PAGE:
Savannah is a natural choice for the SEUS-Japan Conference host city. Rich in history as Georgia’s first city established in 1733, Savannah also boasts the fastest-growing, most efficient seaport in the United States. This unique concentration of cultural and economic assets will allow attendees to enjoy more than the conference agenda. The usual golf outing will be on the schedule of course, but the city offers much more in terms of local sightseeing, culinary, and cultural opportunities.
As Japan closes the books on the Heisei Era, we look forward to opening a new chapter in the SEUS-Japan narrative. Just as the US-Japan relationship has grown and evolved over the years, it must also adapt to the evolution in government and business relations over the past 42 years. We are no longer strangers to one another; we are longtime friends and allies with deep economic and cultural ties. As the digital age has accelerated the pace of both business and politics, the benefits of stability become more pronounced. Yet there is still much room for innovation opening new paths and new possibilities.
This annual exchange rotates each year between the US and Japan. The 2019 summit will be in Hyogo Prefecture, just west of Osaka and home of the famous port city of Kobe. Thanks to generous support from the Japanese government, corporate supporters and volunteers, the trip costs less than $3,000, including flights, meals, and 3 hotel nights. The program centerpiece is the homestay for 3 nights with a Japanese family. People of all ages and many who have never been to Japan before will join us in Hyogo for the US-Japan Grassroots Summit. To register, please go to www.manjiro.or.jp.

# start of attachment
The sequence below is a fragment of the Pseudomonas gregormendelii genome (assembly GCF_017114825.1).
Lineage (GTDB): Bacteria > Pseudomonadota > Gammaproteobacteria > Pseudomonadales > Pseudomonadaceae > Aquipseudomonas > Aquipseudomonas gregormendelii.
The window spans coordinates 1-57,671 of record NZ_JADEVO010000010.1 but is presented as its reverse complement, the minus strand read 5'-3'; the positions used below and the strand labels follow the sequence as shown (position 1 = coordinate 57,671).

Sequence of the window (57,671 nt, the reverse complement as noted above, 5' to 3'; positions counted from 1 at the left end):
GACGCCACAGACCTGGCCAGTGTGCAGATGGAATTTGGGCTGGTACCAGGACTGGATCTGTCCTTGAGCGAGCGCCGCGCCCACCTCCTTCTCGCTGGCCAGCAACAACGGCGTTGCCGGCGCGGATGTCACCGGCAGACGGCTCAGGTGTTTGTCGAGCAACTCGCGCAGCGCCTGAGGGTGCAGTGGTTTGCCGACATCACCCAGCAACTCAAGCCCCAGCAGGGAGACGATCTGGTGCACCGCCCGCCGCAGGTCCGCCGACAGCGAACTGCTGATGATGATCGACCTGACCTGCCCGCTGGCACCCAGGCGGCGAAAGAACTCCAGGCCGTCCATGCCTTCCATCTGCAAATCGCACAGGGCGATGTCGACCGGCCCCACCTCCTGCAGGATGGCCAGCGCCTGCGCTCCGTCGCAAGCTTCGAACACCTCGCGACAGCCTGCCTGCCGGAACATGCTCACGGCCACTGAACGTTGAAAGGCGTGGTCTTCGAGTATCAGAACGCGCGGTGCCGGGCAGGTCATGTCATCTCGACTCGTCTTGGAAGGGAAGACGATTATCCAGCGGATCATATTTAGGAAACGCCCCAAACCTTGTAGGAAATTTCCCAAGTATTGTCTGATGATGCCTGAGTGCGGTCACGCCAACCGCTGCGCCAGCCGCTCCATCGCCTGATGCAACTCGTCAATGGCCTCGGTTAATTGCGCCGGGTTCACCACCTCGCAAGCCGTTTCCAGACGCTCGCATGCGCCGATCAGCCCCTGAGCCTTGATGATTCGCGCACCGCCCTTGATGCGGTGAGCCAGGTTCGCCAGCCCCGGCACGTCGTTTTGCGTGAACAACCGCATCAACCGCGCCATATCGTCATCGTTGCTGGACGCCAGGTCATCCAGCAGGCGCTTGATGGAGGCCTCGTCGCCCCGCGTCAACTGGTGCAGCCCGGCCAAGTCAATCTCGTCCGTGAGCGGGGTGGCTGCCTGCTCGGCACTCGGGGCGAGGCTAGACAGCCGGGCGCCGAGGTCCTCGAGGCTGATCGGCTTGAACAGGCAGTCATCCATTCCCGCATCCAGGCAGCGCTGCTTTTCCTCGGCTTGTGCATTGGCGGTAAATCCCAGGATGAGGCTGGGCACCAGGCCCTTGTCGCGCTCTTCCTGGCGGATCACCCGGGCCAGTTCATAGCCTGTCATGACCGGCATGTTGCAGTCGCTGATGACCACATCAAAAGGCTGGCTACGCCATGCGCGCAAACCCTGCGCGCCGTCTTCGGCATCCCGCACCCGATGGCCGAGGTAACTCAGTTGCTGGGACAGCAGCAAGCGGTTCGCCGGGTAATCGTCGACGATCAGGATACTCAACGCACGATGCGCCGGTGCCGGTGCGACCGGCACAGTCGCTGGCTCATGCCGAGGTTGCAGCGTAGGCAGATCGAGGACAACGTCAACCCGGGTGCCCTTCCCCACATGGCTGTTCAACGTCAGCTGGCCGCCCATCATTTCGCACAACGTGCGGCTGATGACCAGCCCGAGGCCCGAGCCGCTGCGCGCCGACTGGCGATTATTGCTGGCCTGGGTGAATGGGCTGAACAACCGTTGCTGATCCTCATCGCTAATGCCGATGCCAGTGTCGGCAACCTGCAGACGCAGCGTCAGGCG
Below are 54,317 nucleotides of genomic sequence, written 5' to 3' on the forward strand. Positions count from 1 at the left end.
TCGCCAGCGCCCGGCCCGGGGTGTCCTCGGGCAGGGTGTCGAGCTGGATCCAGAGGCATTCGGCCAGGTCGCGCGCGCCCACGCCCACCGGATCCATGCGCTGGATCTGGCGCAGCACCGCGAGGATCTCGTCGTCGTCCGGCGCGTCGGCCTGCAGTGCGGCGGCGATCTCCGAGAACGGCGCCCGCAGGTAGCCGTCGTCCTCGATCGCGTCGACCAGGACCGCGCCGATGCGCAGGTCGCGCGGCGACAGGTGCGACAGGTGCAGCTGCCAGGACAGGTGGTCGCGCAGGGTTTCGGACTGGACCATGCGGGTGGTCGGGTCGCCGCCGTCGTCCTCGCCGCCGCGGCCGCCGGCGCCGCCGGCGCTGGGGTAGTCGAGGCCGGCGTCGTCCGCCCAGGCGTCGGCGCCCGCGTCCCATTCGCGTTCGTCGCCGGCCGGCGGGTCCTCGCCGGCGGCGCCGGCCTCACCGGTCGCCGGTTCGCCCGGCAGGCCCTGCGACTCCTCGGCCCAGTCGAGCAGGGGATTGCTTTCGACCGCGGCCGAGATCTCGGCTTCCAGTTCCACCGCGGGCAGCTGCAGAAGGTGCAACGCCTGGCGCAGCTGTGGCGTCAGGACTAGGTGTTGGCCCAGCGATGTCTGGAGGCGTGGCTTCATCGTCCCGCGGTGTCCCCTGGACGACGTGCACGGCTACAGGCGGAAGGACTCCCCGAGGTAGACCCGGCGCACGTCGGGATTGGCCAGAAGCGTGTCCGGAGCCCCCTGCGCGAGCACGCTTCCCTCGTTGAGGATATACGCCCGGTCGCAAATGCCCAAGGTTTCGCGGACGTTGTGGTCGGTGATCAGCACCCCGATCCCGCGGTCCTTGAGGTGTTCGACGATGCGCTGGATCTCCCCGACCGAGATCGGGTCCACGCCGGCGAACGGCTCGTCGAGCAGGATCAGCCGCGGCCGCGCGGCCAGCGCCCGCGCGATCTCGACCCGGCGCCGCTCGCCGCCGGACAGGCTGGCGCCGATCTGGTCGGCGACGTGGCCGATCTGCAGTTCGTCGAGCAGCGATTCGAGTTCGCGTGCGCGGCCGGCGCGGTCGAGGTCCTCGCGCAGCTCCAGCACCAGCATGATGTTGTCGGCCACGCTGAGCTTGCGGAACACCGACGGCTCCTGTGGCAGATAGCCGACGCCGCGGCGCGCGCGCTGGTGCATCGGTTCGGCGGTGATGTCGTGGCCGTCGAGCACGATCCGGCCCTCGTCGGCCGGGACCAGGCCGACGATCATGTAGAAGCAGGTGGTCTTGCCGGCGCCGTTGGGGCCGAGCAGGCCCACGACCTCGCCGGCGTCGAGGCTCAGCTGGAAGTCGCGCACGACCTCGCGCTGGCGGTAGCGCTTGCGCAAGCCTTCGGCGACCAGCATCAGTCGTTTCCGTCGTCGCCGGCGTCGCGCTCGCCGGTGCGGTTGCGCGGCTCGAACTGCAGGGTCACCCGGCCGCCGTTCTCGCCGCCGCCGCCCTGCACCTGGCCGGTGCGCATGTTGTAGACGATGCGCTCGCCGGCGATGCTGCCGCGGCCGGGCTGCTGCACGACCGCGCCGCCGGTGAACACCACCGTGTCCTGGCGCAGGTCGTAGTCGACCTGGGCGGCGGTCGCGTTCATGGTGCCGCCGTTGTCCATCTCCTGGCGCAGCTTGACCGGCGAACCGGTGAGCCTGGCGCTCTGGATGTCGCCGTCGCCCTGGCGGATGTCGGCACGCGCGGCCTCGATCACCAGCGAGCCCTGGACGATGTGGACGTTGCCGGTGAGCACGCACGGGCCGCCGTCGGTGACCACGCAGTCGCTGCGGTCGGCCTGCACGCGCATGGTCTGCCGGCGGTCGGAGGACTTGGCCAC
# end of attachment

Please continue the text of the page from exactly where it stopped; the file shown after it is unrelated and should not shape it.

Governor, Hyogo Prefecture
The 29th Japan-America Grassroots Summit will be held in Hyogo Prefecture. Hyogo Prefecture has fostered 55 years of international friendship and collaboration. I would like to extend my heartfelt welcome to all those coming to the Summit.
Hyogo Prefecture faces the Sea of Japan to the north, and the Seto Inland Sea and the Pacific Ocean to the south. It is composed of various types of places, such as urban cities, agricultural regions, mountainous areas, and remote islands. Due to its diverse climate and culture, Hyogo Prefecture is often called “Japan in Miniature.” As such, diversity is the greatest charm of Hyogo. With many foreign residents playing active roles in local communities, proactive attitudes toward creating a multicultural society have taken root within the citizens of Hyogo.
The Summit in Hyogo-Himeji will start at the World Heritage site Himeji Castle followed by local sessions elsewhere that feature diverse regional characteristics and resources. The final venue is Awaji Island, the stage of Japan’s creation myth. I hope many will come and directly experience the many charms of Hyogo Prefecture. I am sincerely looking forward to welcoming you in Hyogo.